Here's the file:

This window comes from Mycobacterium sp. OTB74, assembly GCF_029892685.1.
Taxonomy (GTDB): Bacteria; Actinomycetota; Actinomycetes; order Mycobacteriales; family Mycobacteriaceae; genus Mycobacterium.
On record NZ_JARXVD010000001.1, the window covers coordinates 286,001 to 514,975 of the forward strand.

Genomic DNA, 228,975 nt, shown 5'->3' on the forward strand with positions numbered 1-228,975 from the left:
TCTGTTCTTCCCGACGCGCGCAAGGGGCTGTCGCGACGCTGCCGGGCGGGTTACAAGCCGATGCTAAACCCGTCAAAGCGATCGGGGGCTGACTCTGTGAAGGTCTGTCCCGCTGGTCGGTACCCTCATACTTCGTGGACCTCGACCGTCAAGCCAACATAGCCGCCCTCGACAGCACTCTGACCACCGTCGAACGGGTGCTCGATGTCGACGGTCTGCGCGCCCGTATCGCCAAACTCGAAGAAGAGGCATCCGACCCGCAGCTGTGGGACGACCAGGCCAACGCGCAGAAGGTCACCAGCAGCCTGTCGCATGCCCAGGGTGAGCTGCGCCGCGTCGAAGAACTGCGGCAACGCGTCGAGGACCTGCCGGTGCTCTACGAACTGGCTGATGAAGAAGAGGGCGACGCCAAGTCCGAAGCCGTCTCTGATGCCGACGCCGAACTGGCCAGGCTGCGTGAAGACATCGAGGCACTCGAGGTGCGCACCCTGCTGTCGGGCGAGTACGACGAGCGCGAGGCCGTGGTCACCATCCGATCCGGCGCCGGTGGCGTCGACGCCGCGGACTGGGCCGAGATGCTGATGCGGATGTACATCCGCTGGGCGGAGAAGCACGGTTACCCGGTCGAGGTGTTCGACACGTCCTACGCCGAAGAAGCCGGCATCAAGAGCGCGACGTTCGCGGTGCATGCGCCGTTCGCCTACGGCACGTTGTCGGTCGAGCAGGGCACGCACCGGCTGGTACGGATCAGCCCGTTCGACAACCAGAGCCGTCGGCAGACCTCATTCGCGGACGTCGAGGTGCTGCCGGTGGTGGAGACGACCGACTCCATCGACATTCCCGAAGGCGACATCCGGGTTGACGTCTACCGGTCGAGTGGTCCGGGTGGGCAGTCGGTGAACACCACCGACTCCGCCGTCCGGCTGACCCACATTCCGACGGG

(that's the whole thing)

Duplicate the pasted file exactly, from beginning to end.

This window comes from Mycobacterium sp. OTB74, assembly GCF_029892685.1.
Taxonomy (GTDB): Bacteria; Actinomycetota; Actinomycetes; order Mycobacteriales; family Mycobacteriaceae; genus Mycobacterium.
On record NZ_JARXVD010000001.1, the window covers coordinates 286,001 to 514,975 of the forward strand.

Genomic DNA, 228,975 nt, shown 5'->3' on the forward strand with positions numbered 1-228,975 from the left:
TCTGTTCTTCCCGACGCGCGCAAGGGGCTGTCGCGACGCTGCCGGGCGGGTTACAAGCCGATGCTAAACCCGTCAAAGCGATCGGGGGCTGACTCTGTGAAGGTCTGTCCCGCTGGTCGGTACCCTCATACTTCGTGGACCTCGACCGTCAAGCCAACATAGCCGCCCTCGACAGCACTCTGACCACCGTCGAACGGGTGCTCGATGTCGACGGTCTGCGCGCCCGTATCGCCAAACTCGAAGAAGAGGCATCCGACCCGCAGCTGTGGGACGACCAGGCCAACGCGCAGAAGGTCACCAGCAGCCTGTCGCATGCCCAGGGTGAGCTGCGCCGCGTCGAAGAACTGCGGCAACGCGTCGAGGACCTGCCGGTGCTCTACGAACTGGCTGATGAAGAAGAGGGCGACGCCAAGTCCGAAGCCGTCTCTGATGCCGACGCCGAACTGGCCAGGCTGCGTGAAGACATCGAGGCACTCGAGGTGCGCACCCTGCTGTCGGGCGAGTACGACGAGCGCGAGGCCGTGGTCACCATCCGATCCGGCGCCGGTGGCGTCGACGCCGCGGACTGGGCCGAGATGCTGATGCGGATGTACATCCGCTGGGCGGAGAAGCACGGTTACCCGGTCGAGGTGTTCGACACGTCCTACGCCGAAGAAGCCGGCATCAAGAGCGCGACGTTCGCGGTGCATGCGCCGTTCGCCTACGGCACGTTGTCGGTCGAGCAGGGCACGCACCGGCTGGTACGGATCAGCCCGTTCGACAACCAGAGCCGTCGGCAGACCTCATTCGCGGACGTCGAGGTGCTGCCGGTGGTGGAGACGACCGACTCCATCGACATTCCCGAAGGCGACATCCGGGTTGACGTCTACCGGTCGAGTGGTCCGGGTGGGCAGTCGGTGAACACCACCGACTCCGCCGTCCGGCTGACCCACATTCCGACGGG